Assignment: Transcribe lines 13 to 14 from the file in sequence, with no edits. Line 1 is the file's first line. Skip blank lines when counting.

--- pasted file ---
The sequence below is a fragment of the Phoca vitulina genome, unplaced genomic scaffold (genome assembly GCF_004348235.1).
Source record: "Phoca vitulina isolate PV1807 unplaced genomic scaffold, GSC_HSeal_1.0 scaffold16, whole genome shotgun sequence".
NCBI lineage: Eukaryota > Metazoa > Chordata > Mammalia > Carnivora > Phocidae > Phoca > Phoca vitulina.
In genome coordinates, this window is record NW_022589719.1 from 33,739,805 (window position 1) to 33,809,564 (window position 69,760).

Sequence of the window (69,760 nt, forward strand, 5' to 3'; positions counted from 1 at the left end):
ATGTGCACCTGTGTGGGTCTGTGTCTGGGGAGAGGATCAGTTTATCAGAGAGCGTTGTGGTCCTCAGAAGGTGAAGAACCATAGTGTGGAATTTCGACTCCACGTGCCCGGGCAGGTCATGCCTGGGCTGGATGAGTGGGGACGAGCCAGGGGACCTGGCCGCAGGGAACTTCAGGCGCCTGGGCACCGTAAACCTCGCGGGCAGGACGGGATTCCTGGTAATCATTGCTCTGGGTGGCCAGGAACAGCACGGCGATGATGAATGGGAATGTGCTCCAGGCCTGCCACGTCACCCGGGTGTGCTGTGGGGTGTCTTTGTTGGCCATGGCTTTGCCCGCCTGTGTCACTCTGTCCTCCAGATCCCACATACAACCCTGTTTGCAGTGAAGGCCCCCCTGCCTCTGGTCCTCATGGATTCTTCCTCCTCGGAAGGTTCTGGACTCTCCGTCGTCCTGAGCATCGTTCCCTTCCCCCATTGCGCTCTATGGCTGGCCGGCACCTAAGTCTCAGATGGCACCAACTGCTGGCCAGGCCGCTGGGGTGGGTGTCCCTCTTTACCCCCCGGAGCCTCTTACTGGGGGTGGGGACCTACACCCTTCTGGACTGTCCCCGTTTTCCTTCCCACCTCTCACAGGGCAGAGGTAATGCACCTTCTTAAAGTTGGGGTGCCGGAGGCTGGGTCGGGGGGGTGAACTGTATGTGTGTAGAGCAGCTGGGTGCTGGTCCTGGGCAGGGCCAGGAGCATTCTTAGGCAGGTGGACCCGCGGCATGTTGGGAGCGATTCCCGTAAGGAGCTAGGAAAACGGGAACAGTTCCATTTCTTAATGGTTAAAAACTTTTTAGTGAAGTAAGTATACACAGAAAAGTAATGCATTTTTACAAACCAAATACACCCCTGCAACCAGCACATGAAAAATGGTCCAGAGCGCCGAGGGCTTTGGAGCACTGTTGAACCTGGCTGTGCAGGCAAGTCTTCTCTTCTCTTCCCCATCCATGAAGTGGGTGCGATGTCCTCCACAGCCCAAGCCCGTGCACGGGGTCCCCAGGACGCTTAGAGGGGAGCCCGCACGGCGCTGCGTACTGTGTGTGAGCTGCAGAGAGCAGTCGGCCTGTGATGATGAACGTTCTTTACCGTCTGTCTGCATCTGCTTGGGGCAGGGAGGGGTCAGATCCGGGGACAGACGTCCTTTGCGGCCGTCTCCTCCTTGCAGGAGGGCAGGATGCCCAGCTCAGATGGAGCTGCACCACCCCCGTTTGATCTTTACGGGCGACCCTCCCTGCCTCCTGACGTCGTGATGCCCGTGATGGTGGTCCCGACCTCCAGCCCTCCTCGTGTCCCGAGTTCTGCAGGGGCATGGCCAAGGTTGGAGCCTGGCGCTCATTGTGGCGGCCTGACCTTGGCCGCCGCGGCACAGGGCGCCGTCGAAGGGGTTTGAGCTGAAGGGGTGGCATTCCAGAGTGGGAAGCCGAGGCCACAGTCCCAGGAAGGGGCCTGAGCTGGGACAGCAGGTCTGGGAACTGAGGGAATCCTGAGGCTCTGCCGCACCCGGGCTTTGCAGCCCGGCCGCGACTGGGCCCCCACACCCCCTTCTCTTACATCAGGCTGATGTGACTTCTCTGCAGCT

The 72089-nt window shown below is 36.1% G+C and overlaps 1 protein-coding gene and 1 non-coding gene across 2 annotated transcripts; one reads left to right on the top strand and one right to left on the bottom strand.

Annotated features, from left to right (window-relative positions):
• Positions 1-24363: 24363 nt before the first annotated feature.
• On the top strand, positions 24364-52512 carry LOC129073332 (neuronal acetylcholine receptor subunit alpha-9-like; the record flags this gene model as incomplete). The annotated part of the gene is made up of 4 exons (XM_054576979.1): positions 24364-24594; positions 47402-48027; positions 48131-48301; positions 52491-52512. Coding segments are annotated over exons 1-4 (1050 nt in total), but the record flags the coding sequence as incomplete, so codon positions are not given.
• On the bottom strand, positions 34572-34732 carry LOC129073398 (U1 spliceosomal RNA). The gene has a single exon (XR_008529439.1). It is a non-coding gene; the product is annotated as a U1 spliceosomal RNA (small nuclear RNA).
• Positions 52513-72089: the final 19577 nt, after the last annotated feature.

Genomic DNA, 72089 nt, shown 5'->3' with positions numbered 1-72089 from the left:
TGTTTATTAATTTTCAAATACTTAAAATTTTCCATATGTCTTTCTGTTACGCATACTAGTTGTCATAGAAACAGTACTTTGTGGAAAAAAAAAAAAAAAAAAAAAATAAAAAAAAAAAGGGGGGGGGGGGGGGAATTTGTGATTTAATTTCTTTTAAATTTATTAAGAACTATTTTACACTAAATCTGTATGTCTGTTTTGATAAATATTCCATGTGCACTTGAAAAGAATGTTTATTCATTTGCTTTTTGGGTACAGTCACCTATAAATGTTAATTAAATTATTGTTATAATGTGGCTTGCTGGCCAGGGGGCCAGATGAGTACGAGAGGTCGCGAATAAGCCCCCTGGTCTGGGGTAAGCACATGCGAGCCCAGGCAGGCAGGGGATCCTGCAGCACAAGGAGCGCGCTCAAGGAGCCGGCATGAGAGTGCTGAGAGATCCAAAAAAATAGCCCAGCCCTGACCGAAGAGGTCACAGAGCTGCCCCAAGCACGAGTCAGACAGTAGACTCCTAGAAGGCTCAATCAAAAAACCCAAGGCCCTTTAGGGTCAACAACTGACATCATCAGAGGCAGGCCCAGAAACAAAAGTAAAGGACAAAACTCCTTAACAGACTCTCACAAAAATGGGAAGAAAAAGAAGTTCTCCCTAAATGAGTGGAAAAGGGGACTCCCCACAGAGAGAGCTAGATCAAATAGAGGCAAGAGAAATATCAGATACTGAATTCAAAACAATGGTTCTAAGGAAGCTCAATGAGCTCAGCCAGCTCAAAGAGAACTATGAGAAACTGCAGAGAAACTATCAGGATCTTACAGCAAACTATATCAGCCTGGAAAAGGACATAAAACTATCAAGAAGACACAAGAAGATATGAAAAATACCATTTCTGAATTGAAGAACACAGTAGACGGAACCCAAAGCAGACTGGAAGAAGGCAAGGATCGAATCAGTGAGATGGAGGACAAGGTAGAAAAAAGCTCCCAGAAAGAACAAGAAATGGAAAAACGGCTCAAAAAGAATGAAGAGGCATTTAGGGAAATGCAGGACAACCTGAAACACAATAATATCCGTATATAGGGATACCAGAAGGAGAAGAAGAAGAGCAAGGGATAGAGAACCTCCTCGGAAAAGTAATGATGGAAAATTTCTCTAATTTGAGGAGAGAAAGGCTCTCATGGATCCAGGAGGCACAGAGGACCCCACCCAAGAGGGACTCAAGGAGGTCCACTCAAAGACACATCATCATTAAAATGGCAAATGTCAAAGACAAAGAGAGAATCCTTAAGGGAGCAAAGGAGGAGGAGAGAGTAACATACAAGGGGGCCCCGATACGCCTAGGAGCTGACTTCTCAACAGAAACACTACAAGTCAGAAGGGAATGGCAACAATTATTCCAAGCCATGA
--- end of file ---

Genomic DNA, 72089 nt, shown 5'->3' with positions numbered 1-72089 from the left:
TGTTTATTAATTTTCAAATACTTAAAATTTTCCATATGTCTTTCTGTTACGCATACTAGTTGTCATAGAAACAGTACTTTGTGGAAAAAAAAAAAAAAAAAAAAAATAAAAAAAAAAAGGGGGGGGGGGGGGGAATTTGTGATTTAATTTCTTTTAAATTTATTAAGAACTATTTTACACTAAATCTGTATGTCTGTTTTGATAAATATTCCATGTGCACTTGAAAAGAATGTTTATTCATTTGCTTTTTGGGTACAGTCACCTATAAATGTTAATTAAATTATTGTTATAATGTGGCTTGCTGGCCAGGGGGCCAGATGAGTACGAGAGGTCGCGAATAAGCCCCCTGGTCTGGGGTAAGCACATGCGAGCCCAGGCAGGCAGGGGATCCTGCAGCACAAGGAGCGCGCTCAAGGAGCCGGCATGAGAGTGCTGAGAGATCCAAAAAAATAGCCCAGCCCTGACCGAAGAGGTCACAGAGCTGCCCCAAGCACGAGTCAGACAGTAGACTCCTAGAAGGCTCAATCAAAAAACCCAAGGCCCTTTAGGGTCAACAACTGACATCATCAGAGGCAGGCCCAGAAACAAAAGTAAAGGACAAAACTCCTTAACAGACTCTCACAAAAATGGGAAGAAAAAGAAGTTCTCCCTAAATGAGTGGAAAAGGGGACTCCCCACAGAGAGAGCTAGATCAAATAGAGGCAAGAGAAATATCAGATACTGAATTCAAAACAATGGTTCTAAGGAAGCTCAATGAGCTCAGCCAGCTCAAAGAGAACTATGAGAAACTGCAGAGAAACTATCAGGATCTTACAGCAAACTATATCAGCCTGGAAAAGGACATAAAACTATCAAGAAGACACAAGAAGATATGAAAAATACCATTTCTGAATTGAAGAACACAGTAGACGGAACCCAAAGCAGACTGGAAGAAGGCAAGGATCGAATCAGTGAGATGGAGGACAAGGTAGAAAAAAGCTCCCAGAAAGAACAAGAAATGGAAAAACGGCTCAAAAAGAATGAAGAGGCATTTAGGGAAATGCAGGACAACCTGAAACACAATAATATCCGTATATAGGGATACCAGAAGGAGAAGAAGAAGAGCAAGGGATAGAGAACCTCCTCGGAAAAGTAATGATGGAAAATTTCTCTAATTTGAGGAGAGAAAGGCTCTCATGGATCCAGGAGGCACAGAGGACCCCACCCAAGAGGGACTCAAGGAGGTCCACTCAAAGACACATCATCATTAAAATGGCAAATGTCAAAGACAAAGAGAGAATCCTTAAGGGAGCAAAGGAGGAGGAGAGAGTAACATACAAGGGGGCCCCGATACGCCTAGGAGCTGACTTCTCAACAGAAACACTACAAGTCAGAAGGGAATGGCAACAATTATTCCAAGCCATGA